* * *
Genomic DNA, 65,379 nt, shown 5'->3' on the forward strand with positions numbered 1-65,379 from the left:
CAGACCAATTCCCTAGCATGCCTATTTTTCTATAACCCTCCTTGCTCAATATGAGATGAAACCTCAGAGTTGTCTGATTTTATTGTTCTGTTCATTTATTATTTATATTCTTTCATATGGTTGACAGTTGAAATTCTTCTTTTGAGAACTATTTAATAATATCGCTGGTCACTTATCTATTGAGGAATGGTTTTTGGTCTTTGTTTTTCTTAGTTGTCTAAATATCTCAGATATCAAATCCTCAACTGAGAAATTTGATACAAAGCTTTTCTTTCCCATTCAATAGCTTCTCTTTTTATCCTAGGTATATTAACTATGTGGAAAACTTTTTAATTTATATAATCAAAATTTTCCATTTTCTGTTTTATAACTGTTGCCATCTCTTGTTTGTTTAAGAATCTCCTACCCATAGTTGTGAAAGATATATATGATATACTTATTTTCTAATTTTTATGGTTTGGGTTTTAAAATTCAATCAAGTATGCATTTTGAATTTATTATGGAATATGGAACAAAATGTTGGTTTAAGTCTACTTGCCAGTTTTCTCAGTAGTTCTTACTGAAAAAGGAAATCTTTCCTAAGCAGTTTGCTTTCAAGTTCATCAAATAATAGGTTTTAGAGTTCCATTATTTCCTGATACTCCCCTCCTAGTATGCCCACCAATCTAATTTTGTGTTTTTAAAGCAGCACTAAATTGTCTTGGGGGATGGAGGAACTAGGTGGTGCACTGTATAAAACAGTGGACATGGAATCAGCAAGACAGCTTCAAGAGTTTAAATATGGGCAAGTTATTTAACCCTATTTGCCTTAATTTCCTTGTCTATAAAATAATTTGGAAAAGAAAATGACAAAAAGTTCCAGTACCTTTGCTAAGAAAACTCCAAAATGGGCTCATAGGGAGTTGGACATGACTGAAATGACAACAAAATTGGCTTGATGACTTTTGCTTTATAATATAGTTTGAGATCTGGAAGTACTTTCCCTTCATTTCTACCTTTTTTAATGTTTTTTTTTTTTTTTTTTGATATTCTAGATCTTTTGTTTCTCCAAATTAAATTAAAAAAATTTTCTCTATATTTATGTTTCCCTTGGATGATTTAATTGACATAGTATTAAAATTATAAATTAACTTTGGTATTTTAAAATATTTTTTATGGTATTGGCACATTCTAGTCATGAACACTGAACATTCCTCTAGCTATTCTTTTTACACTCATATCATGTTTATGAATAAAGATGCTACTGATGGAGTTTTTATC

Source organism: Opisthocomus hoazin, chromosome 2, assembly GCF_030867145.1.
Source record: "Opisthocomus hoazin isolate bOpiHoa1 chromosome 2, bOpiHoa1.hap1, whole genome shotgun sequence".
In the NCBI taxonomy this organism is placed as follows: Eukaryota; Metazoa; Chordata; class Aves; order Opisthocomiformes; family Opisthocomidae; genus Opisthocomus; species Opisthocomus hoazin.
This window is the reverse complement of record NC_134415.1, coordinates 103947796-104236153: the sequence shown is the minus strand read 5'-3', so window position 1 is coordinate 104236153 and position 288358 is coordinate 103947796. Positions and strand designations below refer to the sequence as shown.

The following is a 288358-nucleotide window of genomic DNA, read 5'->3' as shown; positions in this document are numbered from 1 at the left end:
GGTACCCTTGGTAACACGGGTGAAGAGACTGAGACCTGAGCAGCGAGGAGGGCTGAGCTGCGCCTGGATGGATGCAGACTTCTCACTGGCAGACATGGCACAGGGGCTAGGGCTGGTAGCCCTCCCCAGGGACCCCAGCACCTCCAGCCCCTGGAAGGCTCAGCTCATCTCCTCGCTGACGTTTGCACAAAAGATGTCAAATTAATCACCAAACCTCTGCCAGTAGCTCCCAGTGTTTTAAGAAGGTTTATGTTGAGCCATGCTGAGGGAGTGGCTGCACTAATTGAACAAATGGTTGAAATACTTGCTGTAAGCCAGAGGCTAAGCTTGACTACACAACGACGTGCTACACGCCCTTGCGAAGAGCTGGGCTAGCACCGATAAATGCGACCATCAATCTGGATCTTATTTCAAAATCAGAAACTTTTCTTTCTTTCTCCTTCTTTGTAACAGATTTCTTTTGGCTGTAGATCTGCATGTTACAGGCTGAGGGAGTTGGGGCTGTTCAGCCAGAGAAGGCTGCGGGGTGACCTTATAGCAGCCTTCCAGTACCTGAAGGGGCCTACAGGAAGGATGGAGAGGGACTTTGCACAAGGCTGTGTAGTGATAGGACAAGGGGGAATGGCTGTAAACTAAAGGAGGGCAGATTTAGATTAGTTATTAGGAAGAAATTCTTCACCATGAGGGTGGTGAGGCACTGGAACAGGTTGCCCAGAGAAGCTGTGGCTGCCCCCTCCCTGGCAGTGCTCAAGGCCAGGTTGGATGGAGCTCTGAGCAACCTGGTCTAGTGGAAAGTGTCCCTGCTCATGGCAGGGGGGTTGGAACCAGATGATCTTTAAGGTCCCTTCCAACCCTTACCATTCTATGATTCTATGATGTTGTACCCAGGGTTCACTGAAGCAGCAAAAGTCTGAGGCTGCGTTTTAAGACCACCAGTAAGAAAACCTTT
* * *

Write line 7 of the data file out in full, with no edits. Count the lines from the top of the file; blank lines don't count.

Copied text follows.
The following is a 288358-nucleotide window of genomic DNA, read 5'->3' as shown; positions in this document are numbered from 1 at the left end: